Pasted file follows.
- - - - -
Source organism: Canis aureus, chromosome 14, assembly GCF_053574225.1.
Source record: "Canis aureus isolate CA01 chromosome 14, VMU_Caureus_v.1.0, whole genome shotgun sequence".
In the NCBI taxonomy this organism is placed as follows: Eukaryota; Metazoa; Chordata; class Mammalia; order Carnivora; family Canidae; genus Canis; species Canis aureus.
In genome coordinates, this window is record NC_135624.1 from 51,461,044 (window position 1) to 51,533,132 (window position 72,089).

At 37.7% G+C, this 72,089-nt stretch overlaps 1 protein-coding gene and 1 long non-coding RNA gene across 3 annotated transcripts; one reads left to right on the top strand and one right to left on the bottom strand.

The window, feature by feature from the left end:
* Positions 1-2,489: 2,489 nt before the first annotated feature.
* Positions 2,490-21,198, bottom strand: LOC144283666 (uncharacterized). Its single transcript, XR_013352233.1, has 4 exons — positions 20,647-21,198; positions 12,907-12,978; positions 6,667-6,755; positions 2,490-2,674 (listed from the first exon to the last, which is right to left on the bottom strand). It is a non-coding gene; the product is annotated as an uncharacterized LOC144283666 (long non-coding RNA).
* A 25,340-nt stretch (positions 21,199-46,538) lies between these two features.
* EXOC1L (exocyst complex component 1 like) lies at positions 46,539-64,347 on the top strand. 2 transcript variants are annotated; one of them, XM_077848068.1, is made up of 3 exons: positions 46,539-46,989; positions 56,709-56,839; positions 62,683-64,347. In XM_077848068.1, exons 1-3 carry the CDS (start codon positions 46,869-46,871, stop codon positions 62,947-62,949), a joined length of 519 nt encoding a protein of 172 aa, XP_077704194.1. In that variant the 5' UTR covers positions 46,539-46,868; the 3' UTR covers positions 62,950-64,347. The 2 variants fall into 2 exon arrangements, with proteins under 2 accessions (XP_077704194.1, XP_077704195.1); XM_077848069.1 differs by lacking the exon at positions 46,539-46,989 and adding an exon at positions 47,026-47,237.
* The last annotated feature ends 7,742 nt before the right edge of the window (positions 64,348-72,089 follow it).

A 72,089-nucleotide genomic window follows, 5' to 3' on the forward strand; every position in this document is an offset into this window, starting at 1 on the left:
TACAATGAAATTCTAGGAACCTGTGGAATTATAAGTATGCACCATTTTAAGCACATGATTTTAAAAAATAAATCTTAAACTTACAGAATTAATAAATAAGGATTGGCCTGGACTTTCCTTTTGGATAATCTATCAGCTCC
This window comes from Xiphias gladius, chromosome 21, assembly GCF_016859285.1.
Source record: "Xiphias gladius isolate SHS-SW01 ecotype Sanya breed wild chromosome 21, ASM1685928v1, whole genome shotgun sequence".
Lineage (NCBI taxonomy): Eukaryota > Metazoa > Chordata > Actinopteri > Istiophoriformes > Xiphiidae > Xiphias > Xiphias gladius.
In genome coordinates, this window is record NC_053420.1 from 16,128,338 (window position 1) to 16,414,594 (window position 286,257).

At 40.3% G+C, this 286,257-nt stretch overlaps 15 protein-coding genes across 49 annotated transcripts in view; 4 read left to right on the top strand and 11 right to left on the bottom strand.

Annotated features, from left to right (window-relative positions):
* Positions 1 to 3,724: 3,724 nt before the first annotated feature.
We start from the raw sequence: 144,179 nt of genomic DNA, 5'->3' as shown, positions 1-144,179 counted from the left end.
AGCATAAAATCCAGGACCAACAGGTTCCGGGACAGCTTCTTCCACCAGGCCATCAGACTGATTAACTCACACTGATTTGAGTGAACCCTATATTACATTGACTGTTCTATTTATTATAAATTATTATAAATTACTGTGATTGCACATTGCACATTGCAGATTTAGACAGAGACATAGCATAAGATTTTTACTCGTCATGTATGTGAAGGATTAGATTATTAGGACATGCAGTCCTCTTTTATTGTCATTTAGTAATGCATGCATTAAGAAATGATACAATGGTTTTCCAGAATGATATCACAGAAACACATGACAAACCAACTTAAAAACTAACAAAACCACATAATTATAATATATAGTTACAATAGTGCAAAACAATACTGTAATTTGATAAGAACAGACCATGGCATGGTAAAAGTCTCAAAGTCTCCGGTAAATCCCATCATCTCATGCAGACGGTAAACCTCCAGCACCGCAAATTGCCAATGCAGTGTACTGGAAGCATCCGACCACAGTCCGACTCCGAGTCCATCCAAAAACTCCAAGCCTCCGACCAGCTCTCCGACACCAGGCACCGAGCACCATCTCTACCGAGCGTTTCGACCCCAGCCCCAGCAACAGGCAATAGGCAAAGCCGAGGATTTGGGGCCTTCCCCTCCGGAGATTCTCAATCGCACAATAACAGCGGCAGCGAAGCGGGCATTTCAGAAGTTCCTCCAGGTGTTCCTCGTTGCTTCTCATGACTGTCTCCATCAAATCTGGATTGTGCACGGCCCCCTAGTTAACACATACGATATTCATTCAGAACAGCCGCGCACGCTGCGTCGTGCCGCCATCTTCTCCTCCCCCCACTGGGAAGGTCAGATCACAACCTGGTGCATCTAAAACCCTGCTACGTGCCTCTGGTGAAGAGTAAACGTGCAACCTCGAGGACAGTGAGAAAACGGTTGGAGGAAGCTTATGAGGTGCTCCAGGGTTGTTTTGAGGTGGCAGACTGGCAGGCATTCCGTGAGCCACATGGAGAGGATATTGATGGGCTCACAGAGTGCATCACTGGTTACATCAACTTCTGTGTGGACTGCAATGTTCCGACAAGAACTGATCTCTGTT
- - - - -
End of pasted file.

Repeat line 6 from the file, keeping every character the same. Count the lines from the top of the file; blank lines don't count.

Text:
The window, feature by feature from the left end: